Method of assessment

    1. Written exam
    2. Homework assignment
  5. Savvy the extraordinary resistance of microbes to environmental stress

    Contribution to Program Outcomes

    1. To be able to define general concepts and problems related to Molecular Biology and Genetics and to produce solutions.
    2. To be able to understand the relationship between matter and energy in organisms.
    3. To be able to define the structure-function relationship at the molecular level in cells and organisms.
    4. To be able to explain the genetic information flow in organisms and populations.
    5. To be able to apply biological concepts to individual, social, economic, technologic and environmental issues and to develop sustainable approaches for problem solving.

    Method of assessment

    1. Written exam
    2. Homework assignment
  6. Describe how bacteria are useful ecologically in biotechnological and environmental applications

    Contribution to Program Outcomes

    1. To be able to explain the genetic information flow in organisms and populations.
    2. To be able to apply biological concepts to individual, social, economic, technologic and environmental issues and to develop sustainable approaches for problem solving.

    Method of assessment

    1. Homework assignment
    2. Laboratory exercise/exam
   Contents Up
Week 1: Introduction to Bacterial Ecology: Ecology and evolution. historical development, biodiversity
Week 2: Bacterial Growth: Growth factors, types of culture media, physical and chemical conditions for microbial growth
Week 3: Quantitative Ecology: Numbers, biomass, and activities, measurement of bacterial growth, methods for measuring cell mass, methods for calculating the cell number, calculation of grow rate, continuous cultures, synchronous growth, controlling of growth.
Week 4: Effects of abiotic factors and environmental extremes on bacteria
Week 5: Interactions among bacterial populations, interactions between bacteria and plants, interactions with animals
Week 6: Bacterial pathogenicity
Week 7: Mid-term Exam, Biofilm
Week 8: Bacteria in their natural habitats: Air and water microbiology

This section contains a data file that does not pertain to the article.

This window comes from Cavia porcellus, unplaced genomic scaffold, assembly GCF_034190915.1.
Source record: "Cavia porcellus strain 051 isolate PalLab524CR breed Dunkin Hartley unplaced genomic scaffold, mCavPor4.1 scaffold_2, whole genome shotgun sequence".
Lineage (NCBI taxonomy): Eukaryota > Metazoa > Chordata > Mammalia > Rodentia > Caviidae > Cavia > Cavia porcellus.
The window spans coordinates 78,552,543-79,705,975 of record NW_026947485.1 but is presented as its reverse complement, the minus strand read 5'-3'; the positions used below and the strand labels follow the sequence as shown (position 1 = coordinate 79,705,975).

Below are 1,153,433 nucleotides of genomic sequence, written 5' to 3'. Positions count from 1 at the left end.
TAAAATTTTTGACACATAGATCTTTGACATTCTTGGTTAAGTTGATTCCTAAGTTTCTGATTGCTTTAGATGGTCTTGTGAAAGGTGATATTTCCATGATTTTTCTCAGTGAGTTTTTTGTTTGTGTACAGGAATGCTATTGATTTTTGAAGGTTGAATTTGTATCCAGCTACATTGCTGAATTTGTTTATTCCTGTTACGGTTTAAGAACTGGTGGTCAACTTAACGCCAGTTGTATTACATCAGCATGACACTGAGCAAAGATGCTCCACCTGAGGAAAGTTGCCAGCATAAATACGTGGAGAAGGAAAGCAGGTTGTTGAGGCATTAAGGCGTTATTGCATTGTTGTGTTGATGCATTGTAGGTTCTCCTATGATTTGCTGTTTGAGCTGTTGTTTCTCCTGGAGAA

Week 9: Bacteria in their natural habitats: Soil microbiology
Week 10: Biogeochemical Cycling: Carbon, hydrogen, and oxygen
Week 11: Biogeochemical Cycling: Nitrogen, sulfur, phosphorus, iron, and other elements
Week 12: Biodeterioration
Week 13: Bioremediation of xenobiotic and inorganic pollutants
Week 14: Bacteria in mineral and energy recovery and fuel and biomass production
Week 15*: Biocontrol: Bacterial pesticides, General Evaluation
Week 16*: Final Exam
Textbooks and materials: Sonay Özkan.2005. Bakteriyel Ekoloji Ders Notları
Recommended readings: 1- Microbial Ecology: Fundamentals and Applications (4th Edition). Atlas, R.M., Bartha R. Publisher: pearson. 1998.
2- Maier, R.M., I.L. Pepper, and C.P. Gerba. Environmental Microbiology. Academic Press. San Diego, CA.2000
3- Microbial Ecology of Oceans. Edited by David L. Kirchman. Publisher: Wiley. 2000.
  * Between 15th and 16th weeks is there a free week for students to prepare for final exam.
Assessment Up
Method of assessment Week number Weight (%)
Mid-terms: 7 40
Other in-term studies: 0
Project: 0
Homework: 0
Quiz: 0
Final exam: 16 60
  Total weight:
(%)
   Workload Up
Activity Duration (Hours per week) Total number of weeks Total hours in term
Courses (Face-to-face teaching): 3 14
Own studies outside class: 1 14
Practice, Recitation: 0 0
Homework: 1 14
Term project: 0 0
Term project presentation: 0 0
Quiz: 0 0
Own study for mid-term exam: 10 1
Mid-term: 2 1
Personal studies for final exam: 10 1
Final exam: 2 1
    Total workload:
    Total ECTS credits:
*
  * ECTS credit is calculated by dividing total workload by 25.
(1 ECTS = 25 work hours)